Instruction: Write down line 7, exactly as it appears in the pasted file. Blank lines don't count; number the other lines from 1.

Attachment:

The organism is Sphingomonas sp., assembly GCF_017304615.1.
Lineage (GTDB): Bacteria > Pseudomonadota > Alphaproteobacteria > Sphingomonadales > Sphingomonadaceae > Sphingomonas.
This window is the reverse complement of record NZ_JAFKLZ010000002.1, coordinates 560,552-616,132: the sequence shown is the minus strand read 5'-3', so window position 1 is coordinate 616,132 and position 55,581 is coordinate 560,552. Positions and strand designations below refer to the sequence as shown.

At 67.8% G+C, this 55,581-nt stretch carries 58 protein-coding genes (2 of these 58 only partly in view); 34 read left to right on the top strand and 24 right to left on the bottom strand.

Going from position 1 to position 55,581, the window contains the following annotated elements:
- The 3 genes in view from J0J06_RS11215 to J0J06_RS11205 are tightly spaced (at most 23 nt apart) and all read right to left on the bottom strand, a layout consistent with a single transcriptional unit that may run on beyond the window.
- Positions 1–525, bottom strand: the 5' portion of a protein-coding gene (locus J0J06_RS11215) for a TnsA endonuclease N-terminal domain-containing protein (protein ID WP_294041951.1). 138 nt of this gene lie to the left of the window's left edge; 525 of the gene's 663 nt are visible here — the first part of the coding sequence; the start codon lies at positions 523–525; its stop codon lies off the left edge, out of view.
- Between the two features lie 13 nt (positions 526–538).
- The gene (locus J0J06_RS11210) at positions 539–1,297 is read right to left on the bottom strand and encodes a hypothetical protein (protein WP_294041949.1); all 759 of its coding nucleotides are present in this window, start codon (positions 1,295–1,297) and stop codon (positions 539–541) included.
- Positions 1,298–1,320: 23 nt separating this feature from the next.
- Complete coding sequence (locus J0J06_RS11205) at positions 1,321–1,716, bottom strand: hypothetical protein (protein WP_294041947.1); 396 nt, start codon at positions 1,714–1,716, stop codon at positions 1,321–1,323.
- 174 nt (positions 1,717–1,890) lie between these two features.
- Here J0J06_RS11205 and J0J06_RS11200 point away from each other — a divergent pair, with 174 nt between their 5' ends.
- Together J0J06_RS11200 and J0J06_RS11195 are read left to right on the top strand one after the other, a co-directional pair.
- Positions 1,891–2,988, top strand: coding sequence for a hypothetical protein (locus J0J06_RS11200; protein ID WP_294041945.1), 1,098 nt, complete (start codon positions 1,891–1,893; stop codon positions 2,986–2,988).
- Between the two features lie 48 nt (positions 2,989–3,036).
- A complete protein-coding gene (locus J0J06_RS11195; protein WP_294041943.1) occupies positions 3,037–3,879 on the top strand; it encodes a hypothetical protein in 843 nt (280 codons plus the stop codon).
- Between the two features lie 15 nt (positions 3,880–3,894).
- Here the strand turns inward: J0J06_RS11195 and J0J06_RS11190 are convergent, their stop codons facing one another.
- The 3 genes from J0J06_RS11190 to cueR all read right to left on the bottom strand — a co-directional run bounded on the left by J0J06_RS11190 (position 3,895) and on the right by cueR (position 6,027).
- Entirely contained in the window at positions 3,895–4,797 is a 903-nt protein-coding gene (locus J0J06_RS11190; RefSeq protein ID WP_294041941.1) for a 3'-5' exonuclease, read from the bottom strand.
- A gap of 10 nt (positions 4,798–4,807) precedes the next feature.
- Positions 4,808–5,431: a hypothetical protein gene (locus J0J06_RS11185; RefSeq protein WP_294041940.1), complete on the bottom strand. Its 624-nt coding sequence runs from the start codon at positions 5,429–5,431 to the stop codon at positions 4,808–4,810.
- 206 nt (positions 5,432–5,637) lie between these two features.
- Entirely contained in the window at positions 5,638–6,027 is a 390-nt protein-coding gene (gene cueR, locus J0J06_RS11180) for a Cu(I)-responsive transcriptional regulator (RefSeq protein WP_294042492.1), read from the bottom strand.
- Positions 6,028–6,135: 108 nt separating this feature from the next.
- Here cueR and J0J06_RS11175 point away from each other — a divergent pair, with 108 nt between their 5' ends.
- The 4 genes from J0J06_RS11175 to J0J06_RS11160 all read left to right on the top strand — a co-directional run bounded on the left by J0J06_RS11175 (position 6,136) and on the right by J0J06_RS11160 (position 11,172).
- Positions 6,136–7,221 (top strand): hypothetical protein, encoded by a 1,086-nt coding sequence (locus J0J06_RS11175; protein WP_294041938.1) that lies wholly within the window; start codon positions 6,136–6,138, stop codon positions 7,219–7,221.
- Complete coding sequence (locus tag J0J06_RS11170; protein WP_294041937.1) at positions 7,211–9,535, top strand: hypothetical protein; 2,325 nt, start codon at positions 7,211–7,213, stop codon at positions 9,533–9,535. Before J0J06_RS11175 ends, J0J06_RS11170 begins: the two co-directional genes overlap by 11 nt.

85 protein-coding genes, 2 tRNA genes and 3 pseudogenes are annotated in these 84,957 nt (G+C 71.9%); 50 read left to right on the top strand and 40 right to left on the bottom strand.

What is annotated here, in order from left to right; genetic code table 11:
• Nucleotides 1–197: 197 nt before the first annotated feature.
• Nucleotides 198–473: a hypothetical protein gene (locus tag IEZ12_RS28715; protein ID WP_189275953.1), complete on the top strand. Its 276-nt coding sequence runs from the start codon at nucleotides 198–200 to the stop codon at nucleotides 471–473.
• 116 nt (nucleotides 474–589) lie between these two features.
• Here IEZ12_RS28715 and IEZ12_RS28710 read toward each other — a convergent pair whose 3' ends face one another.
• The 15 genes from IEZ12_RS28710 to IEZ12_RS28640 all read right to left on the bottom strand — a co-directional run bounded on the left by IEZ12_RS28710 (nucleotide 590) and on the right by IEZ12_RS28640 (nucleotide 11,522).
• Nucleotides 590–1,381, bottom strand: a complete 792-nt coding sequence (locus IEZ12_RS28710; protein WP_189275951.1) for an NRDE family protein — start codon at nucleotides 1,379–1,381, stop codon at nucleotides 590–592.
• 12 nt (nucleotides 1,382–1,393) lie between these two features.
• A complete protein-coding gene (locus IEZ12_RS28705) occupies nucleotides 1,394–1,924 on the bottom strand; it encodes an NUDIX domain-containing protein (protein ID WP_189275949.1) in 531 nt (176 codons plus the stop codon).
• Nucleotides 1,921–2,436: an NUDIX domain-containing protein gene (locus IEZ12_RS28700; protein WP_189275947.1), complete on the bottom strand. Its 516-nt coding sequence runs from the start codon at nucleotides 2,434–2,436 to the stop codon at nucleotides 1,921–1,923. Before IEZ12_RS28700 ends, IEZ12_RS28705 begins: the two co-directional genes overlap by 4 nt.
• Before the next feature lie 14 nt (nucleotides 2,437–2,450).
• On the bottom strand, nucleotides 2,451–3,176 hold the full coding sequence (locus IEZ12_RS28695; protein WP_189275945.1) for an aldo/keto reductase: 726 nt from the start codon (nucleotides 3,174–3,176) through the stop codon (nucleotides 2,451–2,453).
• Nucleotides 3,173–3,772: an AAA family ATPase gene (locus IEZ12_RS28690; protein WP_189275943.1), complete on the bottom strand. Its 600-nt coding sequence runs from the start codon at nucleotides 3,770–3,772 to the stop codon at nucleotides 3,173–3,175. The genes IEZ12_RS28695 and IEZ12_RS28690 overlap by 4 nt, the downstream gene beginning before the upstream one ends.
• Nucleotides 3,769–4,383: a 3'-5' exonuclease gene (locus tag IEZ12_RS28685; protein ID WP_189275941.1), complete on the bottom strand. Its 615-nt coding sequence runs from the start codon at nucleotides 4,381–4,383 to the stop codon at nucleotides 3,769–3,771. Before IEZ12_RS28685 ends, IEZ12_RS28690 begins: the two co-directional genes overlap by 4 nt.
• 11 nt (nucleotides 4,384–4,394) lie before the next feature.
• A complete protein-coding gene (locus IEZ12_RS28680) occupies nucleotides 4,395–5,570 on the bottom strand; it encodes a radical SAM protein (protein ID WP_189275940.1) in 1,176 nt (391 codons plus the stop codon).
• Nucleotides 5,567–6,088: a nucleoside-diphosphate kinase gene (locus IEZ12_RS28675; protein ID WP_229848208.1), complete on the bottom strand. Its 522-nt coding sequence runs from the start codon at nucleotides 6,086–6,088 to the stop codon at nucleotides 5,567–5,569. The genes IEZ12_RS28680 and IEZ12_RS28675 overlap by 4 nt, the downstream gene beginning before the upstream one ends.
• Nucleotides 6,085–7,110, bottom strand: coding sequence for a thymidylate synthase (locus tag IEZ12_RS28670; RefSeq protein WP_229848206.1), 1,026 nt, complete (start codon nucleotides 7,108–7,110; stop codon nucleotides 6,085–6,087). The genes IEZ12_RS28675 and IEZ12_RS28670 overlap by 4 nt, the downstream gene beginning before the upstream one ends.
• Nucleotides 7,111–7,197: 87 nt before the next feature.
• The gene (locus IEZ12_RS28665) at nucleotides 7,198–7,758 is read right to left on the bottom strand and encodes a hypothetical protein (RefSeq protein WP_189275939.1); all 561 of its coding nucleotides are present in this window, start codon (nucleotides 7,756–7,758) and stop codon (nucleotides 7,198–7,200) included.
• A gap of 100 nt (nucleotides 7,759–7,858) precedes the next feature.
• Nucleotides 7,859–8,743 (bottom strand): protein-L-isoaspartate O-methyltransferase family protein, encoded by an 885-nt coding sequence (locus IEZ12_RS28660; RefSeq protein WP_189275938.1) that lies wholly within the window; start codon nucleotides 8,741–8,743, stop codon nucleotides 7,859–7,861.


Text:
- Positions 1–525, bottom strand: the 5' portion of a protein-coding gene (locus J0J06_RS11215) for a TnsA endonuclease N-terminal domain-containing protein (protein ID WP_294041951.1). 138 nt of this gene lie to the left of the window's left edge; 525 of the gene's 663 nt are visible here — the first part of the coding sequence; the start codon lies at positions 523–525; its stop codon lies off the left edge, out of view.